Summer Ice Free Conditions

What Are They Doing?

A diverse research team aboard the U.S. Coast Guard Cutter (USCGS) Healy conducted sampling along a series of transects over the eastern Bering Sea. Research on the ship was multidisciplinary, with scientists using a variety of techniques to document ocean conditions and the productivity of the Bering Sea ecosystem. Researchers measured the temperature, salinity, and nutrient content of the sea water and the concentration of nutrients used and released by phytoplankton. They also conducted surveys of zooplankton, fish, seabirds, and marine mammals such as walruses and seals to assess the health of these populations.

These measurements helped give scientists an indication of the status of the Bering Sea ecosystem and any changes that might affect the use of its resources, and the economic, social, and cultural sustainability of the people who depend on it. This was the third 2009 cruise in support of the Bering Sea Ecosystem Study (BEST) and the Bering Sea Integrated Ecosystem Research Program (BSIERP).

Where Are They?

The team traveled aboard the R/V Knorr, a U.S. Navy vessel operated by Woods Hole Oceanographic Institution in the Bering Sea. The Bering Sea lies to the west of Alaska and to the east of Russia. The team departed from and returned to the port of Dutch Harbor, Alaska, a small community in the Aleutian Islands of Alaska. The R/V Knorr is best known as the ship that supported a team of researchers in 1985 as they discovered the wreck of the RMS Titanic.

Expedition Map


Well during the night we arrived at our most northerly and westerly position of the expedition. I was up collecting water samples from the CTD (Conductivity, Temperature, and Depth) probe and it was as cold as one would expect it to be given our position. The foghorn, which is right above my cabin by the way, was going all night because of the thick fog we have been in for the last couple of days. We have since turned south and are following the 70-meter line, which will bring us back to Dutch Harbor sometime Monday. This line is called the 70-meter line because the water depth will be 70...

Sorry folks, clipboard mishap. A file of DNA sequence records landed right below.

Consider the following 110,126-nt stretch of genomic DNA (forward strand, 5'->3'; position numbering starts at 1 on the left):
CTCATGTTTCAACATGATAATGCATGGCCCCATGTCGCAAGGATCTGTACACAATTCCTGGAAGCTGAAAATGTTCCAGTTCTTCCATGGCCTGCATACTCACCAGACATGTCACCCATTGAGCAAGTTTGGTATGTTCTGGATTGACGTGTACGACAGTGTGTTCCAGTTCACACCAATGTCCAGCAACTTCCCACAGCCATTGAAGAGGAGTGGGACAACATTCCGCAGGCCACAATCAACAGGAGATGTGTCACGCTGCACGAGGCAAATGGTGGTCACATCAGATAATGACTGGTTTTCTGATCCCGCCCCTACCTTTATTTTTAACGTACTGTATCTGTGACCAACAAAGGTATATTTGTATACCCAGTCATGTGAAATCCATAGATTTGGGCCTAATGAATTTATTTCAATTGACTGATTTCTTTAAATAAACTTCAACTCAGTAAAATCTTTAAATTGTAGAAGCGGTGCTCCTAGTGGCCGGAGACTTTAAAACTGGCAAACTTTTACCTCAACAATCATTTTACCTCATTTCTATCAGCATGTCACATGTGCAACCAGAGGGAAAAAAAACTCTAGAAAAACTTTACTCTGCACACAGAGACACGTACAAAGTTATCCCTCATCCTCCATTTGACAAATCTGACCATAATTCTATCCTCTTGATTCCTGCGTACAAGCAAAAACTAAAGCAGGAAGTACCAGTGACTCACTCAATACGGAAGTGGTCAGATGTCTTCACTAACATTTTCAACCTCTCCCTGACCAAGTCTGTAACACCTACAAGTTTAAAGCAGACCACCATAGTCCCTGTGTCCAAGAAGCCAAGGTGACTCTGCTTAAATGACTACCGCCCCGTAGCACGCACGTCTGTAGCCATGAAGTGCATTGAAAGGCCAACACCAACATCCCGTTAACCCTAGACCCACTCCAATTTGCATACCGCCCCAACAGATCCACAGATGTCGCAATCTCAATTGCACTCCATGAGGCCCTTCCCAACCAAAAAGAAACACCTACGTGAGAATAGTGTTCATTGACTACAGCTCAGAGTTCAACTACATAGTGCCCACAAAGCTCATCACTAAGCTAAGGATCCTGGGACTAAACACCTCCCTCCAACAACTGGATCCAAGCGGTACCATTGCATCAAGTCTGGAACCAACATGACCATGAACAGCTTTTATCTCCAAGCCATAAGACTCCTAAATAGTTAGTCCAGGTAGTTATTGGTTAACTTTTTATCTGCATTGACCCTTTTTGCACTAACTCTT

Its been a little difficult to get work done here on the Knorr for the last couple of days. The ocean has been giving us 15 foot swells most of yesterday and today. It has slacked off a little but it is supposed to get a little rougher in the next 24 hours.  Nothing seems to stop, everyone keeps working even with the deck rocking. You do get used to it after awhile. I wonder what solid land is going to feel like when we get off of the ship. I attached a short video of our current sea condition. I will finish up another one I have showing some of the local bird life. Watch for that in a...
What a busy couple of days we have had here on the Knorr. We have been crisscrossing the shelf following a plankton bloom we can see from the MODIS satellite. MODIS, which stands for Moderate Resolution Imaging Spectroradiometer, is a key instrument aboard both the Terra  and Aqua satellites. Terra's orbit around the Earth is timed so that it passes from north to south across the equator in the morning, while Aqua passes south to north over the equator in the afternoon. Terra MODIS and Aqua MODIS are viewing the entire Earth's surface every 1 to 2 days, acquiring data in 36 spectral bands, or...